Friday, 25 November 2011

Java: Texas Hold Em (10)

Hi hi, this is the last post for the week, because I'm lazy and went down to only 5 posts a week, remember. Going to be continuing with our HandEvaluator, which is fairly big, as far as what we've seen goes, and it'll be made longer by me messing around and looking for better ways to do what Stigter did! At least, for my own uses.

Now, we want our evaluator to work straight off, on being created, without calling any special methods on the object, which means our constructor is actually going to need to make use of methods we declare in the class. For this reason, it's probably best that we don't work on the constructor until we finish our methods! Here's what I got so far:



Hoo boy, shit gets complicated now. But hey, good news is I found why the rankDist and suitDist arrays were there. More on that later! Be sure to click on the image if you need it enlarged!

The method starting on line 65 is just a getType method, this actually tells us what the hand has, be it nothing or a straight flush. Get methods, woo!
The one starting on line 70 gets back the value. This is an integer representation of a hand, primarily used to compare hands to each other (in case of both hands having the same value type, 2 players with One Pair, for instance). This is actually pretty smart, and I would not have come up with it on my own! Remember the powers of 13 array in the instance variables? That's used to generate this value. I still don't fully get it, but I get that its awesome, and saves a lot of time compared to what I was planning out!

Those were just our basic get methods (and what I learned while playing with them), these next 2 methods get a lot trickier, starting with calculateDistributions() starting on line 74. Yeah, these are used to hold what the cards actually contain. For instance, if I've only been dealt one hand, and its a Three of Hearts, this method will go to the arrays, then add 1 to the position in rankDist that represents Three, and likewise for the suit. The great advantage to this is, its now tremendously easy to check if we have a pair, three of a kind, 2 pairs or 4 of a kind (Just check rankDist for a value higher than 1, meaning more than 1 card in the hand holds that rank), as well as a flush (look in suitDist), and to a lesser extend, a straight (look for 5 1's in a row). See, this might be obvious to other programmers, I don't know, but it struck me as absolute brilliance!

One last method for this screenshot, and that is to find flushes. The method reads as follows:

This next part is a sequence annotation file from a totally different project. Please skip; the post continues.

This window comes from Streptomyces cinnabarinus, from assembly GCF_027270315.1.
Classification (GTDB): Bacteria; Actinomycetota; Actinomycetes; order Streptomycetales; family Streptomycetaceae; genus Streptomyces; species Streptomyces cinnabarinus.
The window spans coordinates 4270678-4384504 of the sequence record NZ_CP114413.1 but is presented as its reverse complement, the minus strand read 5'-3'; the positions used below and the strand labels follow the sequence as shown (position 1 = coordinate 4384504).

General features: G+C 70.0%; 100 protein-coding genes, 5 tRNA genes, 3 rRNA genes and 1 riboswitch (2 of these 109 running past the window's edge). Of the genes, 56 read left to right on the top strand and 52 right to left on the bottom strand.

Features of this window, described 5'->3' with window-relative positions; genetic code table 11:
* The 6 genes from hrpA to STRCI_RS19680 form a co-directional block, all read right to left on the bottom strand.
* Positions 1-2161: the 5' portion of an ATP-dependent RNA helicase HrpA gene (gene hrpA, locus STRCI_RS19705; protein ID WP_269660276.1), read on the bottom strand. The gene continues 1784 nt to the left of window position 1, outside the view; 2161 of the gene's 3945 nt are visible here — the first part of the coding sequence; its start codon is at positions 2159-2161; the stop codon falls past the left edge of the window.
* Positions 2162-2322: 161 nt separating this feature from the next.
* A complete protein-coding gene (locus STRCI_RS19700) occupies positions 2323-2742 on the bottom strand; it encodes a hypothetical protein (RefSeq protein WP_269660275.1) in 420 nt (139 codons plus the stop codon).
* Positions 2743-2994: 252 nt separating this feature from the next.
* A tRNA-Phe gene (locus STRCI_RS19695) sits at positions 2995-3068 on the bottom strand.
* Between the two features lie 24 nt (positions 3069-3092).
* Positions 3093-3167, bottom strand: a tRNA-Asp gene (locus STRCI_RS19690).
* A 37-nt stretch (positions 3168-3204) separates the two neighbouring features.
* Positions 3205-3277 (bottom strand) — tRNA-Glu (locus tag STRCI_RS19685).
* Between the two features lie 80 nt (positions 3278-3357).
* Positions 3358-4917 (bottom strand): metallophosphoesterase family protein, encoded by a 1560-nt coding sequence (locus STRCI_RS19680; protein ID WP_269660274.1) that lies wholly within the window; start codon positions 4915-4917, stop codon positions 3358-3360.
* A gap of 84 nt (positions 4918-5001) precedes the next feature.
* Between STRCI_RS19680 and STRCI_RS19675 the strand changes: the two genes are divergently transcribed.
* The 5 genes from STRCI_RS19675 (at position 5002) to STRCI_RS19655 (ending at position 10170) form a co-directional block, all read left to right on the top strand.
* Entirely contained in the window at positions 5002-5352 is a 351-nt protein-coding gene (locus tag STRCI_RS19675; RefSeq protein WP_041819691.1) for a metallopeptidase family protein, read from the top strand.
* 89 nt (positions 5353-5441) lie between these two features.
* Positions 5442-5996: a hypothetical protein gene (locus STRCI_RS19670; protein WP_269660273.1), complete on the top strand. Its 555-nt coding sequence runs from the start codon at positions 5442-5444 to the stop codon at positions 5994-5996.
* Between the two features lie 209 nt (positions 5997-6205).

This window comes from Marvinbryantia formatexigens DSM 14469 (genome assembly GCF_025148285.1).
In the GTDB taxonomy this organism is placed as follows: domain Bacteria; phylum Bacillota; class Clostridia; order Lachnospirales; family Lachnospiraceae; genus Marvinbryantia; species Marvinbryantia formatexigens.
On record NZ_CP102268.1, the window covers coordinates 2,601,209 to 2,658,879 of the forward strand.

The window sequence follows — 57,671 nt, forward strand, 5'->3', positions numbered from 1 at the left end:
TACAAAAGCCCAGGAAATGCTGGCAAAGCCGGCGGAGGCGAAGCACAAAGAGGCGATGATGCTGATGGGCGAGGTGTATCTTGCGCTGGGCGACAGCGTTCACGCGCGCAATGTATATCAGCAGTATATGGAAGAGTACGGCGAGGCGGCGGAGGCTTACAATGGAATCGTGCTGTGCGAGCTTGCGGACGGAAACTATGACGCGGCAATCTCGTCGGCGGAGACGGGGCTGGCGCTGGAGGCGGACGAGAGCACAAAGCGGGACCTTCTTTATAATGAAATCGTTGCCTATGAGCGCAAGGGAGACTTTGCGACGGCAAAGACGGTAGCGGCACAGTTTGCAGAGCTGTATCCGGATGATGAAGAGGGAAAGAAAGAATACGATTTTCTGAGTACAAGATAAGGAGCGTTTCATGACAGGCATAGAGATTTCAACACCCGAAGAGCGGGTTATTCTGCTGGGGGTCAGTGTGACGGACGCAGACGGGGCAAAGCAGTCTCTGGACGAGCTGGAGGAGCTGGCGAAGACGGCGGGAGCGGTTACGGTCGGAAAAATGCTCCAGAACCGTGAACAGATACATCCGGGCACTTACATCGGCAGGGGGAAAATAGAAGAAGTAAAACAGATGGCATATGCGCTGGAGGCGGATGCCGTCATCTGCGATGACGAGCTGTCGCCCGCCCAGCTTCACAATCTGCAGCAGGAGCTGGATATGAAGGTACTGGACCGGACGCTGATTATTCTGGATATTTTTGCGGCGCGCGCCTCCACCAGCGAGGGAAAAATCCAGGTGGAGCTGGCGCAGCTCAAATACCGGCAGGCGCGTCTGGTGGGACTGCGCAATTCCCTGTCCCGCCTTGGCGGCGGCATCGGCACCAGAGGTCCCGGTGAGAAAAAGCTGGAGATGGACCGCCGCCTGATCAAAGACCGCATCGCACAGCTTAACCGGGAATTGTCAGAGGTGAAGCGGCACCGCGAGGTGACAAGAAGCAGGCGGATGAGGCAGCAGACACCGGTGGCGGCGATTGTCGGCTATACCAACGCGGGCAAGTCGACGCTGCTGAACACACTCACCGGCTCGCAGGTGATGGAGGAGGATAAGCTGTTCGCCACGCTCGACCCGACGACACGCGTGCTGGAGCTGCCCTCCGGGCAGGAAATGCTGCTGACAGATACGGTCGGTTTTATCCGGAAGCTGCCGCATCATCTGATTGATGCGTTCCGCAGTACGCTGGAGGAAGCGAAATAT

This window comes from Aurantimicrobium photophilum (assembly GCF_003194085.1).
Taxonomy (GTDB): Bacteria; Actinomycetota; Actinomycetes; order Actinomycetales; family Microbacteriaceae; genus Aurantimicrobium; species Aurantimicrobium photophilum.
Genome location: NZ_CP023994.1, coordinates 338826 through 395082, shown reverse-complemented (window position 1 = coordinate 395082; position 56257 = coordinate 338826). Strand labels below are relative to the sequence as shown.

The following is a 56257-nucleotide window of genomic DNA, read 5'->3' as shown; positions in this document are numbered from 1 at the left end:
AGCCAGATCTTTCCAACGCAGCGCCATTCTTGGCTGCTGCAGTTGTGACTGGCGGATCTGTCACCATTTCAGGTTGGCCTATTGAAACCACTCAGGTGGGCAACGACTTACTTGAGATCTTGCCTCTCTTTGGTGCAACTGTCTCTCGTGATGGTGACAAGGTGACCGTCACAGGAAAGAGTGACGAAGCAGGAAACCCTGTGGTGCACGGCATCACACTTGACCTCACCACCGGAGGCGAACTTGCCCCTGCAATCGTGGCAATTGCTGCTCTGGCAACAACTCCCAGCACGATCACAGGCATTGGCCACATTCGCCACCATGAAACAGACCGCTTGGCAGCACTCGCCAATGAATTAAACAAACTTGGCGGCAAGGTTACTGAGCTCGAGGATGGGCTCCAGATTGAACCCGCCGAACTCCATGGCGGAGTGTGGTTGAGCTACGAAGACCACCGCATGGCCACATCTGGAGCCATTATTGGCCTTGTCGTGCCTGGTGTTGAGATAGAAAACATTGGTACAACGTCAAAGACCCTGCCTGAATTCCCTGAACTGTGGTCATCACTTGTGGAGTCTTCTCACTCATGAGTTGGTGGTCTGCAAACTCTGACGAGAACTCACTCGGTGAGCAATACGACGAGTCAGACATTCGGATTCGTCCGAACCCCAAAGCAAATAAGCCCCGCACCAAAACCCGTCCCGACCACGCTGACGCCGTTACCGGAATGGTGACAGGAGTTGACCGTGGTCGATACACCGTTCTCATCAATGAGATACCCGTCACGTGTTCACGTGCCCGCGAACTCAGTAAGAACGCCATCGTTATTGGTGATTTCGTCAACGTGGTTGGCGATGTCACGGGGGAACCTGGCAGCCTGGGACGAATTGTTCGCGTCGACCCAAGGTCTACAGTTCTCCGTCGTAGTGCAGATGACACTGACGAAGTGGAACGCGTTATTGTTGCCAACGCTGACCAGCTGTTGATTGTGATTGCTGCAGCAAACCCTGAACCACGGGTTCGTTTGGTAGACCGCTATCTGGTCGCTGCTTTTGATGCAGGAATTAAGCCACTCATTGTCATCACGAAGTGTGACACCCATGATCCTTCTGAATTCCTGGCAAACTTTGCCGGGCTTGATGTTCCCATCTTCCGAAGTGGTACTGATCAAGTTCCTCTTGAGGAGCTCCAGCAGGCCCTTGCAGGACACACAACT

Lines 85-87: For every suit in the distribution, if there's 5 of said suit, the suit of the flush is that one.
Lines 88-89: Then, for every card in the given set, if a card's suit is the same as that of the flush suit...
Lines 90-92: ...and its not a wheeling straight, or the card just isn't an ace, make the rank of the flush the same as this card. Now gtfo of the loop.
All this does is set a rank and suit for a flush, if a flush actually exists! Not as complex as I made out, but compared to our get methods, sure works up a mental sweat :D

Oh fuck, that was only 1 screenshot? I'll probably cut back to 1, or 1 and a half, these make posts really really long. But eh, today I prepared a full second one, so lucky you!


This one's got some size on it, it's only a single method! Finding a straight, first we need some variables, one to hold whether or not we actually HAVE a straight, then another to hold the rank of said straight.
This method is straight from Mr. Stigter's work, so bear with me. Lines 107-122 is a huge for-loop, it starts at the highest possible rank (Position 12 [13th value] of rankDist), and goes all the way down.
Lines 108-110 check to see if a card exists with the current rank (Going through the highest first), if the value at the position is 0, a card does not exist, so there is no straight with that rank, and then the count is reset to 0. This reset is used in case of having a Jack through Ace, but no 10 existing, so we get to reset!
Lines 111-116 is part of what we'd do in the case of a card actually existing. If we don't currently have a straight going on, we toggle the boolean and set the rank to this value. If we do have a potential straight, skip this and go right on to...
Lines 117-122, where we increase the count every time a new card is found without a break. When the count is at 5, we officially set the straight's rank and leave the loop.
Lines 123-128 are what we use in the case of a wheeling straight (where the Ace is the low card), this would only give us a count of 4 using the above loop, so if count is 4 AND the high card is five, AND there's an Ace available, we set the wheelingAce variable to true, and officially set our straight rank.


God DAMN that took some time. See ya'll on Monday! Questions/comments welcome, as always!

6 comments:

  1. Each time is complicating more and more, but great explanation as always.

    A question, with a program like the one you're designing it's possible to make any kind of "online poker" with payments and stuff or is so much more complicated?

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  2. @Orang3 It totally is, BUT nothing in the realm of what I can do! Sorry! I might work on it after I've got a bit more experience under my belt, but online takes some networking skill! (I'll repeat this in my Monday post in case you don't read it here)

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  3. It's good to take time off for yourself too you know, don't feel bad. :P

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